Tuesday, 1 July 2014
The Streets of San Francisco
The trouble is all this belonging doesn't translate into much. I can't recall the last time I traipsed along a desolate shore line owned by the RSPB enchanted by the cry of the curlew or lesser uplifted great bloomer. I've been to Vincent Square, the home of the RhS, once and that was for a wine tasting - nothing to do with my herbaceous borders or green fly on my petunias. As for the National Trust: the last time we visited a stately home Good Queen Bess was on the throne and Will Shakespeare an angry young man.
So today we decided that we should put our memberships to good use. A trip into the countryside surrounding this great metropolis of ours, and a visit to....where? Both the RSPB and the RhS were discounted immediately. Far too far: especially as the petrol gauge was on 1/4 and I wasn't going to give either the Govt, Sainsbury's or BP any more of my hard earned pension until mid July.
By default it was the National Trust, and one of its delightful properties less than a 1/4 of a tank full away from Milton Road, Walthamstow that would be honoured by our appearance.
Bourne Mill, Colchester, Essex was to be our destination. "A Pictureseque watermill with a working waterwheel". What started as a fishing lodge in 1591, ended up as a corn mill, working up until the 1930's. How could one resist such a description.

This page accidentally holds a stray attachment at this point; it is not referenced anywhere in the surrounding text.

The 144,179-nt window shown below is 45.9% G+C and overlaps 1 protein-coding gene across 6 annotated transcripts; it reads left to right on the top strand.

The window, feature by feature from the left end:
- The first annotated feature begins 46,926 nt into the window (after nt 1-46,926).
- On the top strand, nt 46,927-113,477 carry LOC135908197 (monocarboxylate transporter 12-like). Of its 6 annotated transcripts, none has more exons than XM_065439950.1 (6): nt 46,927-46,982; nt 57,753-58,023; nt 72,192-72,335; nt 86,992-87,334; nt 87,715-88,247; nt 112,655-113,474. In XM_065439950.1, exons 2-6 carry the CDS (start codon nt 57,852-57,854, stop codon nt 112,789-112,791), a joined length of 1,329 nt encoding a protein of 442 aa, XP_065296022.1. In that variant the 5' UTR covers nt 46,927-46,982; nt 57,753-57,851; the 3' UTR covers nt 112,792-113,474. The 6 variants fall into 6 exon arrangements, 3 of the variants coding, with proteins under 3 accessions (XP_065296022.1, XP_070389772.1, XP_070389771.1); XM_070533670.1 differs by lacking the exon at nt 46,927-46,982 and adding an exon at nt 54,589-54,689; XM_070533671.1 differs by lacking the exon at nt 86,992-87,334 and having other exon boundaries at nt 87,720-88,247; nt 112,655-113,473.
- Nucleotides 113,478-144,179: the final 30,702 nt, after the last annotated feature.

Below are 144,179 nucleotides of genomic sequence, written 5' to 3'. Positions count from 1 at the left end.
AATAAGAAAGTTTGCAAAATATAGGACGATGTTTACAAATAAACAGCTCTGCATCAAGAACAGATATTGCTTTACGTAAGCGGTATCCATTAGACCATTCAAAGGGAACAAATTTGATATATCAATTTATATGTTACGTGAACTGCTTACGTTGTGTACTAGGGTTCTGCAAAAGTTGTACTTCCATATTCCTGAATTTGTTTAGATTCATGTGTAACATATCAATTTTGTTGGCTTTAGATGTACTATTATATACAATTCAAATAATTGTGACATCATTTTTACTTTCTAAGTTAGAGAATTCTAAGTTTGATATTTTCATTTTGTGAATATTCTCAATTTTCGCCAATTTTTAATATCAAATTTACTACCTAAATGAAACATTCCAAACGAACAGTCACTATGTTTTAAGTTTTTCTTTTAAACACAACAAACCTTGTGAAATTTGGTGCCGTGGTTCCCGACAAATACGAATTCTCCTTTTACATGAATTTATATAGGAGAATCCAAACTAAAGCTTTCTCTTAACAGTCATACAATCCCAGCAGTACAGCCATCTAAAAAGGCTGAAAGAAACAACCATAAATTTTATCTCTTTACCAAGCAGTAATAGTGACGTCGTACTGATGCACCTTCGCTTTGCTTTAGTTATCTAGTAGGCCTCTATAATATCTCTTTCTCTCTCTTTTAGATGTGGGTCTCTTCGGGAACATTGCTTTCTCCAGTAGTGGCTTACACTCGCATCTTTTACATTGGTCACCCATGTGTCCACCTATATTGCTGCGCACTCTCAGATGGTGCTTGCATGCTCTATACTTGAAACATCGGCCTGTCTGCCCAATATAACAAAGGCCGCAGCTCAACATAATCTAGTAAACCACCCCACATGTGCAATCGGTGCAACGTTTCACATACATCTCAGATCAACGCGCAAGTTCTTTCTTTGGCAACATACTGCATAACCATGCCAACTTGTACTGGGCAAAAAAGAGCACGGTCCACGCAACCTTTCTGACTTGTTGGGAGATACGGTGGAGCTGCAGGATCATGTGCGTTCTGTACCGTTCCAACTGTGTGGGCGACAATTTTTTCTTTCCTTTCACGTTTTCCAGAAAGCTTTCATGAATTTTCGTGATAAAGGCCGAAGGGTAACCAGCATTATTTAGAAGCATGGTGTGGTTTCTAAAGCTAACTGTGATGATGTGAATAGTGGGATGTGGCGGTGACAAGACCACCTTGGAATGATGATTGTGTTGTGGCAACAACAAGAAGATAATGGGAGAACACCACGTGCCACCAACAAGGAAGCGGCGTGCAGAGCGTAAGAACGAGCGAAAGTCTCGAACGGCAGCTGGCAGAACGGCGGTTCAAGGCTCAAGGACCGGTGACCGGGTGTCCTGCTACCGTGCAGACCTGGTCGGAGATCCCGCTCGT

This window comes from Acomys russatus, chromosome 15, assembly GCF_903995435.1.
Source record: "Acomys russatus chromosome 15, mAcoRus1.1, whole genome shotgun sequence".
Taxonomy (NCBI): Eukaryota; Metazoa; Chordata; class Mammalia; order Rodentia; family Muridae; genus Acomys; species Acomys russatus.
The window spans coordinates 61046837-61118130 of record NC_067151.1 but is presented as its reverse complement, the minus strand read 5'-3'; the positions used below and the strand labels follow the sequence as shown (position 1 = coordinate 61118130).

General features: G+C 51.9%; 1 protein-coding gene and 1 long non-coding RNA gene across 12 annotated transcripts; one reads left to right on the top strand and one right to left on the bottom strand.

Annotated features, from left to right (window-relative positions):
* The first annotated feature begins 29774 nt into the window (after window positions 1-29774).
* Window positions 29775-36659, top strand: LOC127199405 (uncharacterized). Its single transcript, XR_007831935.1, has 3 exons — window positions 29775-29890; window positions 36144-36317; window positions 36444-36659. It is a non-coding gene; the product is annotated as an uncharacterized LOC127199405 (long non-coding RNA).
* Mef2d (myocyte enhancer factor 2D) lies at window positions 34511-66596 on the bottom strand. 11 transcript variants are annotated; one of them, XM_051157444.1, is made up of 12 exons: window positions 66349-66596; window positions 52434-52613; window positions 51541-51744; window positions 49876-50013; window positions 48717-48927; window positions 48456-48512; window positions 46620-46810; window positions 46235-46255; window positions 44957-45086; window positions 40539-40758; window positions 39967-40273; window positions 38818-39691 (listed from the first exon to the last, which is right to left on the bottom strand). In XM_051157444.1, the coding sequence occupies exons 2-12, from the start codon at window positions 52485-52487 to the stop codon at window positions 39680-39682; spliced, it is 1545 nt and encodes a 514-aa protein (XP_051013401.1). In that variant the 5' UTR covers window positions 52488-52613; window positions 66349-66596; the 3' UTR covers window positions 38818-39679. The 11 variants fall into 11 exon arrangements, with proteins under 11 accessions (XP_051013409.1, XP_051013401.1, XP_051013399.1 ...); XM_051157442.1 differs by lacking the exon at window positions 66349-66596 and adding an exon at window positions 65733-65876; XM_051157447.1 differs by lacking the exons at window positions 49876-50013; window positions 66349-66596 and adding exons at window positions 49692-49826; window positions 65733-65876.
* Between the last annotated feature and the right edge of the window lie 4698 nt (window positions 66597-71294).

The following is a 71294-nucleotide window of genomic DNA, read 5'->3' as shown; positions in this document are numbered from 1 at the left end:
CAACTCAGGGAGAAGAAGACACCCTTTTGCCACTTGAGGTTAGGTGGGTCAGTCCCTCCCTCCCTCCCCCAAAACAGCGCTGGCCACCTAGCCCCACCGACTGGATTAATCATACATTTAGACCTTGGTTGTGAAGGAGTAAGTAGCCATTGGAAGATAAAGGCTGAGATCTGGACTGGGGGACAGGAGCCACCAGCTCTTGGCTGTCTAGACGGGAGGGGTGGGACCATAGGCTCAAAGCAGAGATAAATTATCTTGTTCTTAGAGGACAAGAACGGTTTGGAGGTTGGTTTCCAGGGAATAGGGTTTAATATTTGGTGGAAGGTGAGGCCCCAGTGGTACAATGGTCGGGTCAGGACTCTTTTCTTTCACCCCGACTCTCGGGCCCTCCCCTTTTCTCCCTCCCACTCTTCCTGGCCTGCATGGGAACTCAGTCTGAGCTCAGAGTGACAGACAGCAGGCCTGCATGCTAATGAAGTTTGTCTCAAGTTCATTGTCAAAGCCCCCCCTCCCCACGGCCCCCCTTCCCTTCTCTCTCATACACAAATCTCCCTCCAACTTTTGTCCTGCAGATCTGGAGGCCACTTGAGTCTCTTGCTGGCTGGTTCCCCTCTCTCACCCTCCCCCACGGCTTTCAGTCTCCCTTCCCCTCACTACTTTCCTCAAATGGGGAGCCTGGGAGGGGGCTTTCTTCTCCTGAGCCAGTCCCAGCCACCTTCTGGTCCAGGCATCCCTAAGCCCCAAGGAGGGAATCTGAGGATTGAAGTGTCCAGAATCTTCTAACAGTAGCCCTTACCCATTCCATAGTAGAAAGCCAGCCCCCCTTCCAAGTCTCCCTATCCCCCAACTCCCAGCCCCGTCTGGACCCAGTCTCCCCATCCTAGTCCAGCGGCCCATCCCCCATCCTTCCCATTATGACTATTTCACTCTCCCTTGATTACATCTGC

I am the proud owner of an iPhoneS: a little packet of miniaturised marvels full of all the computing wizardry needed to navigate to the stars and beyond let alone a few miles into the Essex countryside. I fired up the Apple Maps - disconcertingly finding myself located somewhere off Route 66 in a diner called Max's. However, Mr Apple soon oriented himself and I was where I thought I was: Milton Road, Walthamstow. I keyed in the post code for Bourne Mill and in an instant a route was laid out before me.
Hopping into the old reliable Astra, with the missus beside me, iPhoneS in her hand listening to the instructions from our on board navigator,we set off.
Everything was tickity boo for miles and miles and miles. We excitedly found ourselves heading towards Cambridge on the M11 and then taking a sharp right onto the M25 before leaving England's equivalent of the BMW's testing track in Germany for the quiet two laned congestion that is any road leading to the counties of East Anglia.
Well known landmarks came and went. Vinnies cafe, with its not quite vertical portaloo stuck on as an after thought and after not a few complaints from the Dutch lorry drivers hoping to take a comfort break on their way to deliver another batch of Ikea's goodies to London's insatiable shoppers.
And then signs pointing unerringly towards Colchester. Except our on board navigator, in the most charming of tones, directed us in precisely the opposite direction. Towards the ancient port of Malden.
I've nothing against the old town. In fact as we headed towards it the missus and I recounted a lovely holiday spent at the "Blue Boar Inn" in the delightful place. Visions of bowling greens on the promenade, soggy sandwiches, stewed tea and visits to antique emporia brought smiles to our faces.